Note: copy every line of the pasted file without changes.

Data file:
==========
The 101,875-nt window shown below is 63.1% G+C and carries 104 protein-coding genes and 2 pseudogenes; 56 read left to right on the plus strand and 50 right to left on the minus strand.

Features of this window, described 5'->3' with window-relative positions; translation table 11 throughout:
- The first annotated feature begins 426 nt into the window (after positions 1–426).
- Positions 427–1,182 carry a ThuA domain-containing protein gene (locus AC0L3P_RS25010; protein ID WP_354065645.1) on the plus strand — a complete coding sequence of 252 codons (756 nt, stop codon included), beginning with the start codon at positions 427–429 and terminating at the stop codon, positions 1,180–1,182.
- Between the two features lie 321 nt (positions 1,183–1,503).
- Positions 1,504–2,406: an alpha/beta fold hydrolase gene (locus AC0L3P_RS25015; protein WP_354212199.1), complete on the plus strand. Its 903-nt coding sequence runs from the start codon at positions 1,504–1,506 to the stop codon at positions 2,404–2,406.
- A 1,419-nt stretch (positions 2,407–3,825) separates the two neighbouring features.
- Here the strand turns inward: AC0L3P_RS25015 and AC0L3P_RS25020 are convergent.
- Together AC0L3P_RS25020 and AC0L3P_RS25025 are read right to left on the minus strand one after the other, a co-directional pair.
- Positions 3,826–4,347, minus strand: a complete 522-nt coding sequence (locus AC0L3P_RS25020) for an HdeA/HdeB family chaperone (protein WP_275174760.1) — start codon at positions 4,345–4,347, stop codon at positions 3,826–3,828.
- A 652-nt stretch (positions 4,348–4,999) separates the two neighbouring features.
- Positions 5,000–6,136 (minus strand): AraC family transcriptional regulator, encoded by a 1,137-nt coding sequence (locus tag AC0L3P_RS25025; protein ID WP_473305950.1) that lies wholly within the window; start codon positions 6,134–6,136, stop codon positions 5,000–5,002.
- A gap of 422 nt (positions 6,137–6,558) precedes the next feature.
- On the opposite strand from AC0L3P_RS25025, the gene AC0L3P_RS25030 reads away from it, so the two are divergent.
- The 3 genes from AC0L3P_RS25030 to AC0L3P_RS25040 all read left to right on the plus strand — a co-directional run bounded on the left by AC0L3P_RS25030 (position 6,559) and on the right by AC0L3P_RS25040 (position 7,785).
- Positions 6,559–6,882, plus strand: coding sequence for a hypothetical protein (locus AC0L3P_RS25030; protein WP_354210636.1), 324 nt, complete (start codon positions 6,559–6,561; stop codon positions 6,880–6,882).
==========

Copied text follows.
The 101,875-nt window shown below is 63.1% G+C and carries 104 protein-coding genes and 2 pseudogenes; 56 read left to right on the plus strand and 50 right to left on the minus strand.

Features of this window, described 5'->3' with window-relative positions; translation table 11 throughout:
- The first annotated feature begins 426 nt into the window (after positions 1–426).
- Positions 427–1,182 carry a ThuA domain-containing protein gene (locus AC0L3P_RS25010; protein ID WP_354065645.1) on the plus strand — a complete coding sequence of 252 codons (756 nt, stop codon included), beginning with the start codon at positions 427–429 and terminating at the stop codon, positions 1,180–1,182.
- Between the two features lie 321 nt (positions 1,183–1,503).
- Positions 1,504–2,406: an alpha/beta fold hydrolase gene (locus AC0L3P_RS25015; protein WP_354212199.1), complete on the plus strand. Its 903-nt coding sequence runs from the start codon at positions 1,504–1,506 to the stop codon at positions 2,404–2,406.
- A 1,419-nt stretch (positions 2,407–3,825) separates the two neighbouring features.
- Here the strand turns inward: AC0L3P_RS25015 and AC0L3P_RS25020 are convergent.
- Together AC0L3P_RS25020 and AC0L3P_RS25025 are read right to left on the minus strand one after the other, a co-directional pair.
- Positions 3,826–4,347, minus strand: a complete 522-nt coding sequence (locus AC0L3P_RS25020) for an HdeA/HdeB family chaperone (protein WP_275174760.1) — start codon at positions 4,345–4,347, stop codon at positions 3,826–3,828.
- A 652-nt stretch (positions 4,348–4,999) separates the two neighbouring features.
- Positions 5,000–6,136 (minus strand): AraC family transcriptional regulator, encoded by a 1,137-nt coding sequence (locus tag AC0L3P_RS25025; protein ID WP_473305950.1) that lies wholly within the window; start codon positions 6,134–6,136, stop codon positions 5,000–5,002.
- A gap of 422 nt (positions 6,137–6,558) precedes the next feature.
- On the opposite strand from AC0L3P_RS25025, the gene AC0L3P_RS25030 reads away from it, so the two are divergent.
- The 3 genes from AC0L3P_RS25030 to AC0L3P_RS25040 all read left to right on the plus strand — a co-directional run bounded on the left by AC0L3P_RS25030 (position 6,559) and on the right by AC0L3P_RS25040 (position 7,785).
- Positions 6,559–6,882, plus strand: coding sequence for a hypothetical protein (locus AC0L3P_RS25030; protein WP_354210636.1), 324 nt, complete (start codon positions 6,559–6,561; stop codon positions 6,880–6,882).